The stunt was part of a series of counterfeit acts carried out by the pair to plug the project, most of it in a joking manner – only Condé Nast don’t find it funny. They’re now suing the pair for a reported fee of at least $4m (£3.5m) in damages, or triple the defendants’ profits from their album and “counterfeit” magazine.
The global media company have said the rappers’ promotional campaign, which included a now-deleted Instagram post to their more than 135 million collective followers thanking the “love and support” of longtime editor-in-chief Anna Wintour, was built “entirely” on the unauthorized use of Vogue trademarks.
“All of this is false. And none of it has been authorised by Conde Nast,” said a complaint filed on Monday night in a Manhattan federal court.
Condé Nast also argue the defendants created a fake issue of Vogue that was distributed in major metropolitan areas in America, accompanied by posters that replicated the layout of typical Vogue issues.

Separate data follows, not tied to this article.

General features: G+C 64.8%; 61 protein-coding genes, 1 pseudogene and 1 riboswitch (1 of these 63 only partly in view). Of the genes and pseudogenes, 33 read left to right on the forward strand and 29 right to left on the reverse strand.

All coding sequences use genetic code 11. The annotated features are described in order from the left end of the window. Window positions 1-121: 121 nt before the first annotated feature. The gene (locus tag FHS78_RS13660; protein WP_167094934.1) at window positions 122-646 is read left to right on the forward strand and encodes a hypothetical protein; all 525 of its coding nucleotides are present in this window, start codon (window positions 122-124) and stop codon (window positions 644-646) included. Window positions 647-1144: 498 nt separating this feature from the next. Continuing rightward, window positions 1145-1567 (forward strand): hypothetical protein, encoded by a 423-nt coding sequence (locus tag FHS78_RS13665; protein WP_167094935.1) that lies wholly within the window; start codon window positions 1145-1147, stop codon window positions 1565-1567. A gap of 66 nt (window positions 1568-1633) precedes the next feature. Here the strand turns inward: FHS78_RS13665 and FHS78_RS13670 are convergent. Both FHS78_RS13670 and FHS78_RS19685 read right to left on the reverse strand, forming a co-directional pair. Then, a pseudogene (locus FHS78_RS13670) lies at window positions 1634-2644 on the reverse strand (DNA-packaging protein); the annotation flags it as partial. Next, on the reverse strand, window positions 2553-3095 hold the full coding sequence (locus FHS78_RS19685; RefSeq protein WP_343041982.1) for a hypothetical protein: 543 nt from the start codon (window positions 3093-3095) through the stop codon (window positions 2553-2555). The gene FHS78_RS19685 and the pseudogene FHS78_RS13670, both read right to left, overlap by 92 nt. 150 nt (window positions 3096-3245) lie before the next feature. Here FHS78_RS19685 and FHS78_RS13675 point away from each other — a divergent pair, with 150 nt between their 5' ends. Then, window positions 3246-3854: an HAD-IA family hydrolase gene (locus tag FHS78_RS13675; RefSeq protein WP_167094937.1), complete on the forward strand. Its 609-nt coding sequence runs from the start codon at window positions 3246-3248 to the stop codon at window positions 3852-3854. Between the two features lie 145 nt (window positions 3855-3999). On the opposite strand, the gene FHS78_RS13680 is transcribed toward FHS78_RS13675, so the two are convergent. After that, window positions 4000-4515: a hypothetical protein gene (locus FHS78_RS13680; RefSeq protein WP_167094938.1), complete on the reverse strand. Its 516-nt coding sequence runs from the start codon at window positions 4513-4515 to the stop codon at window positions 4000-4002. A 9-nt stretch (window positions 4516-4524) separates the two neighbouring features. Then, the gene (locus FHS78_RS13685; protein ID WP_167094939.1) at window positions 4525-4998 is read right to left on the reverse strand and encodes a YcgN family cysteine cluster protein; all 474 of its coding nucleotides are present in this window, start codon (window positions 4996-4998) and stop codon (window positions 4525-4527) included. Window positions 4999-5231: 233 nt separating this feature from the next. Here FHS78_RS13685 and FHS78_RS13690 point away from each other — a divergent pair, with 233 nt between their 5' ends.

The Vogue cover wasn’t the only false piece of Her Loss promo. They also used deepfake to create a fake interview with legendary SiriusXM host Howard Stern, carried out a mock NPR Tiny Desk Concert, and a fake SNL skit, introduced by actor Michael B. Jordan. More recently, the pair performed ‘Privileged Rappers’ on a mock COLORS show.
It’s certainly been a novel and, in some ways, worthy promo campaign, pushing Her Loss on their own terms and having a bit of fun with it along the way. Condé Nast don’t see it that way, however, and have now begun legal proceedings.